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Guided meditation typically begins by paying attention to the breath. It can be straightforward (“Count one as you inhale, two as you exhale”) or evocative (“Breathe up from the earth, breathe out to the sky”). Either way, the goal is to focus on a single action, an automatic bodily function that we usually ignore. As soon as we rise from the meditation cushion, we don’t give breathing a second thought.

At least that’s how it used to be. As I write to you now, seven months have passed since this country began its battle with COVID-19. I have thought more about breath in these months than in all my years combined. The seemingly simple subject of breath has become loaded.

Breath is at the core of our national trauma. We collectively watch the extremes of life-giving and life-taking. We have seen essential workers putting themselves at risk to keep others breathing. And we have witnessed police who have stolen the most precious of inalienable rights—life—by cutting off another person’s air.

Even in mundane activities, breath is a constant and troubling consideration. When you ask your Uber driver to open the windows, or check the weather to see if you can enjoy a socially distanced visit with a friend, the real question you are asking is, Can we avoid sharing breath?

A stranger’s close-range exhalation can trigger complex emotions. Last week in Trader Joe’s, I came upon a woman who was maskless. She was breathing heavily. My immediate reaction was to turn my back on her, which made me feel horrible. A moment later, I was angry. How dare she endanger everyone around her? Then I worried that she might have asthma or a heart condition. As I went to alert a staff member, I wondered whether I was helping her or outing her. My conflicted introspection came from a few seconds of standing in three square feet of shared oxygen.

On my daily walks through urban streets, I’ve become keenly aware of windows and their visceral effect on my body. I survey the modern skyscrapers, with their unopenable, full-floor sheets of glass, and I feel my chest tighten. I’m sure these buildings adhere to regulations regarding airflow, but lately, I get anxious when I’m sealed in a room with other people and there’s no way to access outside air.

In contrast, I have a new perspective on buildings that I know and love. Simmons Hall, an MIT dormitory designed by Steven Holl Architects, has always delighted my eyes; now it’s delighting my respiratory system. Strolling by recently, I saw a young woman coming out the front door, and I asked her if she liked the building. “Oh, yes!” she said. “Especially the windows.” Each of the dorm’s single rooms has at least nine operable windows, and they open out at all angles. When I look up at them from the street, they are like flocks of giddy, wide-winged birds.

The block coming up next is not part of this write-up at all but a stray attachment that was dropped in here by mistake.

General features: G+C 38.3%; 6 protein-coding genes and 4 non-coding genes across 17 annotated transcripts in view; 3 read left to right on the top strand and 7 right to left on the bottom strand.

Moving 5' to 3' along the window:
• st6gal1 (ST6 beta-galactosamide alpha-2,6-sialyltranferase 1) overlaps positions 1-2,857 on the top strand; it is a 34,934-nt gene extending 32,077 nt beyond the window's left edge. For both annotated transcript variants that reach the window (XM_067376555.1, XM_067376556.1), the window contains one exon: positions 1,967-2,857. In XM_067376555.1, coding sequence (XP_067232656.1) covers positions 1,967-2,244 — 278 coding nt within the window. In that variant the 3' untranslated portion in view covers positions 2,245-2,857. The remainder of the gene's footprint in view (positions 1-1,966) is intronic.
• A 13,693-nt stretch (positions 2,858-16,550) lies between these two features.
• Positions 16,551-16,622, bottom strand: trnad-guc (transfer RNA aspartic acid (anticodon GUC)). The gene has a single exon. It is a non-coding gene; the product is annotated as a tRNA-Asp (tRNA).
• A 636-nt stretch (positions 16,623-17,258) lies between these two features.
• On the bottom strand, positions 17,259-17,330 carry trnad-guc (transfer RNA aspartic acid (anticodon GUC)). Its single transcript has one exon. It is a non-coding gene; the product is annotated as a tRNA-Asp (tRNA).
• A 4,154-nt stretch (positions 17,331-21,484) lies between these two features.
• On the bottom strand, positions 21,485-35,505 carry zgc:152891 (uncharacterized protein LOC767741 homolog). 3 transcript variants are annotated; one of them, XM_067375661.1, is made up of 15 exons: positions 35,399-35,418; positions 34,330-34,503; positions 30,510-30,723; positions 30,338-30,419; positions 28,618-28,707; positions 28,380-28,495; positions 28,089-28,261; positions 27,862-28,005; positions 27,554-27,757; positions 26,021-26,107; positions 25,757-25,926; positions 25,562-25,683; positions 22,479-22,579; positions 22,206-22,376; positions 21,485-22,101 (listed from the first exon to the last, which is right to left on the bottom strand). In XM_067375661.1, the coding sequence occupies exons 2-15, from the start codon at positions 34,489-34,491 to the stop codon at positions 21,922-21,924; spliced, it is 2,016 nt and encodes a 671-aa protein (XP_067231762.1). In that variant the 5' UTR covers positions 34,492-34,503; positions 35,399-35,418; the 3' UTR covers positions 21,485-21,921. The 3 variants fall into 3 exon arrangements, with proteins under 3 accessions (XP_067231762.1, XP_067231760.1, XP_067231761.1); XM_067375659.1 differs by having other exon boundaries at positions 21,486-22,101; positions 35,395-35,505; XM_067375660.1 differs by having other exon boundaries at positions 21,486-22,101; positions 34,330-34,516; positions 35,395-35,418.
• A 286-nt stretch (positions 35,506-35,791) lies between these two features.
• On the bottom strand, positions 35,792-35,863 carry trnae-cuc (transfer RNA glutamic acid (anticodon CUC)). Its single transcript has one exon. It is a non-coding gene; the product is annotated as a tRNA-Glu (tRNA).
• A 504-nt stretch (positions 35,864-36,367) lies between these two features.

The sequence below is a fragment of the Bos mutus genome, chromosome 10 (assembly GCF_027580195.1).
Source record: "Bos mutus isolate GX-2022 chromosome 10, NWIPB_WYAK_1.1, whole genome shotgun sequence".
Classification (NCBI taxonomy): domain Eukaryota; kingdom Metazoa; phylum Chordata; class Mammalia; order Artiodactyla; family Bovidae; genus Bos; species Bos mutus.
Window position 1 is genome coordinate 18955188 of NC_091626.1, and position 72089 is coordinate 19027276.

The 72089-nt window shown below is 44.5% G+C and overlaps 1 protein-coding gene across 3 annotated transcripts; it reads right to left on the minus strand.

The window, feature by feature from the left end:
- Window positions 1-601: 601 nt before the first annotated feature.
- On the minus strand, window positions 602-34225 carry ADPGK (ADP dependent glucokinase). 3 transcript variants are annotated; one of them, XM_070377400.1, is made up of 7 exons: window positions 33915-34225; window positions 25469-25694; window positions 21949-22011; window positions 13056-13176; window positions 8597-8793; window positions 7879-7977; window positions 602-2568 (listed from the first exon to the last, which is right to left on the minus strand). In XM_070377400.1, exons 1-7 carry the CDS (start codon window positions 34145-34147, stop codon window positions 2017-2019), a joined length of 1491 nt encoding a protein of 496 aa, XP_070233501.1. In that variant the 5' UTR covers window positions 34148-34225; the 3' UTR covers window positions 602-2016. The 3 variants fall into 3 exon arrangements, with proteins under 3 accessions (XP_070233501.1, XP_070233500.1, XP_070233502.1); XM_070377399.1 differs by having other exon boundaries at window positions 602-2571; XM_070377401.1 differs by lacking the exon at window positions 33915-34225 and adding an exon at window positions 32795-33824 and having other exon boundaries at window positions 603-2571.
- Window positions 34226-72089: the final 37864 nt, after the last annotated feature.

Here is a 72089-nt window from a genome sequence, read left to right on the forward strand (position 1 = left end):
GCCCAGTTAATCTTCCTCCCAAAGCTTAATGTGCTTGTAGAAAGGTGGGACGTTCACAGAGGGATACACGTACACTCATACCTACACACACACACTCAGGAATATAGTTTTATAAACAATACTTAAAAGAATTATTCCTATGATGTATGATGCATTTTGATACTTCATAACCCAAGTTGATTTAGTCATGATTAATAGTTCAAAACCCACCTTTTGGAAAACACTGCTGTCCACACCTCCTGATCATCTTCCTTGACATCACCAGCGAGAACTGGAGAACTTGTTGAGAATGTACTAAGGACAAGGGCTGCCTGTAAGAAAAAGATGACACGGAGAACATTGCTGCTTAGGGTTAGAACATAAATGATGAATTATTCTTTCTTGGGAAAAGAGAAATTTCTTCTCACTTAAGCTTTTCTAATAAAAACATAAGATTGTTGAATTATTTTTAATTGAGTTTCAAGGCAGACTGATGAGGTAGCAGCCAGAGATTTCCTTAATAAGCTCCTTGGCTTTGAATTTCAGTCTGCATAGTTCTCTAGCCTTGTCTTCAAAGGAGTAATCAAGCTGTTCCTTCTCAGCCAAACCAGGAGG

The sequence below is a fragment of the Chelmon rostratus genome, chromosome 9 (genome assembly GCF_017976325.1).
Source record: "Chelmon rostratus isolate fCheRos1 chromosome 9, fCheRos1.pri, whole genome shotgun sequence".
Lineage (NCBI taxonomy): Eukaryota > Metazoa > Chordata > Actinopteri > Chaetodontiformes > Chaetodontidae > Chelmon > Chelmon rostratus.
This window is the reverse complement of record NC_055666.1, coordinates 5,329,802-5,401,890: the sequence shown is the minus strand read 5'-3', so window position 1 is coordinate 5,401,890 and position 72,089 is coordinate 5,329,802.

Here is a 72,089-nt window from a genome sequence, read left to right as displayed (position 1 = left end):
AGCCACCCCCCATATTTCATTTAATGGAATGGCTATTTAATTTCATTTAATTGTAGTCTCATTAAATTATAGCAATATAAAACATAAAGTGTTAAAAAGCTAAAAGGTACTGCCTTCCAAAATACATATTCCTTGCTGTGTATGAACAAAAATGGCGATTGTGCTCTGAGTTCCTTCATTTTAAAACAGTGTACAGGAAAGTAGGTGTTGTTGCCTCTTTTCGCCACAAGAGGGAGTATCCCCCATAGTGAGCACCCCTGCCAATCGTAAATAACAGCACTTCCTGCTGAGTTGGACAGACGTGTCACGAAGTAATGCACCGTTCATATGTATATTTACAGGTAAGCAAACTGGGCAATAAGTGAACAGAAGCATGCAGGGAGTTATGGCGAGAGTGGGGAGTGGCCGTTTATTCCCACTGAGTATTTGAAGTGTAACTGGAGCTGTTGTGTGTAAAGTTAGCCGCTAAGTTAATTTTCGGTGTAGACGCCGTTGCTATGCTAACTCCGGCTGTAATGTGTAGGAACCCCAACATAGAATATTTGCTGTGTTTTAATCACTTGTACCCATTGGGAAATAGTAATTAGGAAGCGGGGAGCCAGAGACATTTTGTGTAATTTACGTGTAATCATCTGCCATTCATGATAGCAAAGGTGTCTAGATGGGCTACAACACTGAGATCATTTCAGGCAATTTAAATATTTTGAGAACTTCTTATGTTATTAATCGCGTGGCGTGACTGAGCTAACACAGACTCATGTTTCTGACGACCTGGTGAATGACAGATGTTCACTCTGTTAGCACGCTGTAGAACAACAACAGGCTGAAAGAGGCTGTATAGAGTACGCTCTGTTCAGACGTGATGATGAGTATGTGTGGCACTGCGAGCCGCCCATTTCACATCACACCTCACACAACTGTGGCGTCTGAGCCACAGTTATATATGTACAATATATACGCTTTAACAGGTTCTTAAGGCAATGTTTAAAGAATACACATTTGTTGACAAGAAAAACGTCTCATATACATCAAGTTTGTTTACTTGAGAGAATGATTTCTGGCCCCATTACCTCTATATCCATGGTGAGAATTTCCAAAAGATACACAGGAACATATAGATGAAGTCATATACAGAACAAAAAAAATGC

Like most city people, the past seven months have made me appreciate the outdoors more than ever; I breathe a sigh of relief when I enter green gardens and leafy parks. Just watching my neighbors doing push-ups or practicing tai chi outside makes me feel healthy. It’s not surprising that many early urban parks were created for the public in response to disease. For example, the design of New York’s Central Park, by Frederick Law Olmsted and Calvert Vaux, began in 1858, in the aftermath of New York’s second cholera outbreak. Olmsted believed that public parks should function as the “lungs of the city,” and that “the occasional contemplation of natural scenes ... in connection with ... change of air and change of habits, is favourable to the health and vigour of men.” When I read that Olmsted’s first child died of cholera at two months, and his brother John died of tuberculosis at 32, I was reminded that great gifts to the population are often born from personal loss.

Breath is our wake-up call. It touches everything we care about. Breath has been fraught with conflict, but it has also brought clarity. We understand that it must be protected and, hopefully soon, shared and unrestricted.

This winter comes with more all-encompassing, simultaneous unknowns than I have ever encountered—for myself, for my family and friends, and for the country. When it seems that nothing is secure, I tell myself how lucky I am: I can still control my breath.

So now, I invite you to close your eyes, breathe up from the earth, and breathe out to the sky. ca

© 2021 W. Richmond

Wendy Richmond (wendyrichmond.com) is a visual artist, writer and educator whose work explores public privacy, personal technology and creativity. Richmond has taught at Harvard University, the International Center of Photography and the Rhode Island School of Design, and she serves on the BRIC Artists Advisory Council and the MacDowell Fellows Executive Committee. Her latest book is Art Without Compromise*. Richmond’s column began in 1984.

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